Two days later, and I’m still recovering from the amazing long weekend spent at Conflux 9. ‘Recovering’ in a good sense, meaning that I’m still processing all the inspiration and new ideas that I found there; still remembering with pleasure the conversations I had with people I haven’t seen in one or more years. (And yes, still recovering from the head cold that visited so inopportunely on the day the con started.)
Donna and Nicole, the Con Goddesses, did a magnificent job, backed up by the hard-working committee. Craig Cormick’s MC-ing was of its usual high standard, and the guests were wonderful, as were all the panellists, readers and artists. The Regency Banquet costumes were amazing–I so admire those clever people who can sew.

I always find cons to be a real inspiration–they kick-start my writing if it’s been in the doldrums a bit (as it has).
Thank you everyone, for being part of a very special tribe.

Lots more con reflections at the main website.

Good-byes now, and then



I just saw son Ray off at the bus station to travel to Sydney, from where he’ll take a flight to Southeast Asia. He’s going to be there from 4-6 months, studying, traveling and volunteering.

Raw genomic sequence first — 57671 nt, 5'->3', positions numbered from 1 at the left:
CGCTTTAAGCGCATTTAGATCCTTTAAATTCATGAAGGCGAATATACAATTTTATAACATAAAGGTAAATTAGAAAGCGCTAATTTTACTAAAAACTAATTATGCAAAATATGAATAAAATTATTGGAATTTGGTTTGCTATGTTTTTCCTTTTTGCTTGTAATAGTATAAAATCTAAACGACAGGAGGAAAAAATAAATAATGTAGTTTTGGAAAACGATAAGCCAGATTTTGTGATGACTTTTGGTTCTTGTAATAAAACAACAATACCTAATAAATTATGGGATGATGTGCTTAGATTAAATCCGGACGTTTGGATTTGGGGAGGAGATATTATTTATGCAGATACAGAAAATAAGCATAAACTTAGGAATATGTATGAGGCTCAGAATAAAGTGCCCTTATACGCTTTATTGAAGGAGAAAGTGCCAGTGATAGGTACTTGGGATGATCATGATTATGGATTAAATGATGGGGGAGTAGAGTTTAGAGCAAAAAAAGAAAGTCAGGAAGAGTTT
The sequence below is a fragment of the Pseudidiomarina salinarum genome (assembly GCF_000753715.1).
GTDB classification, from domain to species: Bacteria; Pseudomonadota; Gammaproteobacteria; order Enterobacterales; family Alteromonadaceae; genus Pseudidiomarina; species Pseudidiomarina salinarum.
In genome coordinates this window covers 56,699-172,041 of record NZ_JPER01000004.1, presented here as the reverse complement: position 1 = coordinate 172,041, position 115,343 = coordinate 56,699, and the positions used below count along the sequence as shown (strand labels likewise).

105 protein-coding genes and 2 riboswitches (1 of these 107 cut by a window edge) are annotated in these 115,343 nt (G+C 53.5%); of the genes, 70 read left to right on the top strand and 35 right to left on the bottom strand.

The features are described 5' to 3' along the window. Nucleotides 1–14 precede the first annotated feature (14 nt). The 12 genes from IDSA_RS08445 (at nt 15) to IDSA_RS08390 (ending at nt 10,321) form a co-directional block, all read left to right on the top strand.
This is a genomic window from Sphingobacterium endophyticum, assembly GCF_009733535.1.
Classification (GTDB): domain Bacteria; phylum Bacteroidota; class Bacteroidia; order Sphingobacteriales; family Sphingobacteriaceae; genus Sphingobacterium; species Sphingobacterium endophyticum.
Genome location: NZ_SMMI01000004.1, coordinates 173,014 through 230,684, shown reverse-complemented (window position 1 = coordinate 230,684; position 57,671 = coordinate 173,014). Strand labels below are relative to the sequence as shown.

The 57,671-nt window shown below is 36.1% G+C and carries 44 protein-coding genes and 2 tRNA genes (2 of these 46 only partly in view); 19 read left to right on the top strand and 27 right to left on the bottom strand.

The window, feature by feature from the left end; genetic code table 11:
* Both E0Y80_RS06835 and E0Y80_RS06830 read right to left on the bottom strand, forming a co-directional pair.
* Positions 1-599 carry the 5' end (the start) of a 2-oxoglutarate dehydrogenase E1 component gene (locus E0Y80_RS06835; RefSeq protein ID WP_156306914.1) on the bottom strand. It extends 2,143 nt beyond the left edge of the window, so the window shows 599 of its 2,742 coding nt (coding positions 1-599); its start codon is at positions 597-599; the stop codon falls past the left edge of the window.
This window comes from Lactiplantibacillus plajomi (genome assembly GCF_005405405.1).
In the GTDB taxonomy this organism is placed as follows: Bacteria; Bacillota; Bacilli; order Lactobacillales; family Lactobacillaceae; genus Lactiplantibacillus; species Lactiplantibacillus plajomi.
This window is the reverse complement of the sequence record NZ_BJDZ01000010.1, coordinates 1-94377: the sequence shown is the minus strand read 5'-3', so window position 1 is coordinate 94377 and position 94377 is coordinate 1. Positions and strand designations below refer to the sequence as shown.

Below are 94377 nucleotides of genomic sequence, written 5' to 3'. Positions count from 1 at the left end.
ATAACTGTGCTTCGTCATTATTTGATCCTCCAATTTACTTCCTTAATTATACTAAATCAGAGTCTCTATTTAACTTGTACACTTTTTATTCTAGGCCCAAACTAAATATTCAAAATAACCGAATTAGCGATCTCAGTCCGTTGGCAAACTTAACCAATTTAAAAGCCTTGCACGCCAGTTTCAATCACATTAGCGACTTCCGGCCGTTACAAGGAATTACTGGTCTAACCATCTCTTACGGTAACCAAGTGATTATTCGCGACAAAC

4.15am in the deserted centre of Canberra. It’s still and not very cool, promising a hot day ahead. The bus station itself isn’t even open–we have to walk around to the back of the building where the bus bays are. The driver has to rearrange all the suitcases and a surfboard to get Ray’s boxed bicycle into the luggage compartment. The box and two panniers are all Ray’s luggage. We’re both sleepy so we don’t say much–the usual maternal ‘take care’, ‘remember not to drink the water’ and the usual ‘yeah yeah’ replies. We hug, Ray gets on the bus and sits second from the front. I wait for the bus to leave, giving him a wave. He waves back. The bus disappears down Northbourne Avenue, north-borne in solitary splendour on a road that in four hours will be packed with cars.